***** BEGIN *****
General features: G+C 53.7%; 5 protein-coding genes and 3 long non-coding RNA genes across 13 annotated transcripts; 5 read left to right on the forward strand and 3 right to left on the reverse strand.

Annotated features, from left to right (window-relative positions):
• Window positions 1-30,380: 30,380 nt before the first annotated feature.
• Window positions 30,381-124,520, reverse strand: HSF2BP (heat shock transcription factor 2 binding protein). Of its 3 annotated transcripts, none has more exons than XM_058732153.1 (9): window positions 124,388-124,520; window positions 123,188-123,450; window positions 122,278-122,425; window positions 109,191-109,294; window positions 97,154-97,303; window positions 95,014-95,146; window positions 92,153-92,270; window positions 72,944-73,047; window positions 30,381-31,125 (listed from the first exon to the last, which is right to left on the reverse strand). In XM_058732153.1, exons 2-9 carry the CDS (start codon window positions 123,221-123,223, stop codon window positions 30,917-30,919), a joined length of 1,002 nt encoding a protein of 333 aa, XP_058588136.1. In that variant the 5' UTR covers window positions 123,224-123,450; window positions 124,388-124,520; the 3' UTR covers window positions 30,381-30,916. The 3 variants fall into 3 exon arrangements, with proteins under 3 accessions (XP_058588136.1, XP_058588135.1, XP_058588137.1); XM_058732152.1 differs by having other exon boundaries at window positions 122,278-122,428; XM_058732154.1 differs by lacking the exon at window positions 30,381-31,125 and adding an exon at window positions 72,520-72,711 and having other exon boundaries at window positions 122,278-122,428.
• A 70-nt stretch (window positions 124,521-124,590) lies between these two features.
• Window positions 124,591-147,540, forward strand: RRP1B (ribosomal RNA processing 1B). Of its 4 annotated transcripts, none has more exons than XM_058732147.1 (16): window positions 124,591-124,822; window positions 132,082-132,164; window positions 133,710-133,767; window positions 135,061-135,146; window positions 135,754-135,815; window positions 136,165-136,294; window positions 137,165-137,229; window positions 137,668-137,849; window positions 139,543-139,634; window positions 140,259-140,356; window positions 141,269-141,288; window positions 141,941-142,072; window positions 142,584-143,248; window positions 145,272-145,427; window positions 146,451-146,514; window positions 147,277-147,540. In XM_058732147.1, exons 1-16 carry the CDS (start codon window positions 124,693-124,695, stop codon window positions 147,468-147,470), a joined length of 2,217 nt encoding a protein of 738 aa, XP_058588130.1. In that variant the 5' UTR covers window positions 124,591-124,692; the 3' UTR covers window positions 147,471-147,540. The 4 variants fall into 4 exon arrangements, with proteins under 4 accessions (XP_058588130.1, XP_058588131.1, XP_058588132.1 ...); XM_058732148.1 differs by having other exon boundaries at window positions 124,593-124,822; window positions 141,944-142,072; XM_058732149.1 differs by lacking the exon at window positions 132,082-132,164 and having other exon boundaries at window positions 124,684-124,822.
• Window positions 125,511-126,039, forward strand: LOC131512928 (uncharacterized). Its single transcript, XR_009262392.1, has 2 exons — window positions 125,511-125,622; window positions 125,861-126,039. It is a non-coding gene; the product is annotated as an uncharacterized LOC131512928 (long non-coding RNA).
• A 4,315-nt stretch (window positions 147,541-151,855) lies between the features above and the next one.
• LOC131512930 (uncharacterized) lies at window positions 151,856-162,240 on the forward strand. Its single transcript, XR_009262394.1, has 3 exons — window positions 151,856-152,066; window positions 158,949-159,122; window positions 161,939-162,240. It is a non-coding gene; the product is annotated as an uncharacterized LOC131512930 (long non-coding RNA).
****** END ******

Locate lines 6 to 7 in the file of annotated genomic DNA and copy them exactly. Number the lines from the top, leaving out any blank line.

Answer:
• Window positions 124,591-147,540, forward strand: RRP1B (ribosomal RNA processing 1B). Of its 4 annotated transcripts, none has more exons than XM_058732147.1 (16): window positions 124,591-124,822; window positions 132,082-132,164; window positions 133,710-133,767; window positions 135,061-135,146; window positions 135,754-135,815; window positions 136,165-136,294; window positions 137,165-137,229; window positions 137,668-137,849; window positions 139,543-139,634; window positions 140,259-140,356; window positions 141,269-141,288; window positions 141,941-142,072; window positions 142,584-143,248; window positions 145,272-145,427; window positions 146,451-146,514; window positions 147,277-147,540. In XM_058732147.1, exons 1-16 carry the CDS (start codon window positions 124,693-124,695, stop codon window positions 147,468-147,470), a joined length of 2,217 nt encoding a protein of 738 aa, XP_058588130.1. In that variant the 5' UTR covers window positions 124,591-124,692; the 3' UTR covers window positions 147,471-147,540. The 4 variants fall into 4 exon arrangements, with proteins under 4 accessions (XP_058588130.1, XP_058588131.1, XP_058588132.1 ...); XM_058732148.1 differs by having other exon boundaries at window positions 124,593-124,822; window positions 141,944-142,072; XM_058732149.1 differs by lacking the exon at window positions 132,082-132,164 and having other exon boundaries at window positions 124,684-124,822.
• Window positions 125,511-126,039, forward strand: LOC131512928 (uncharacterized). Its single transcript, XR_009262392.1, has 2 exons — window positions 125,511-125,622; window positions 125,861-126,039. It is a non-coding gene; the product is annotated as an uncharacterized LOC131512928 (long non-coding RNA).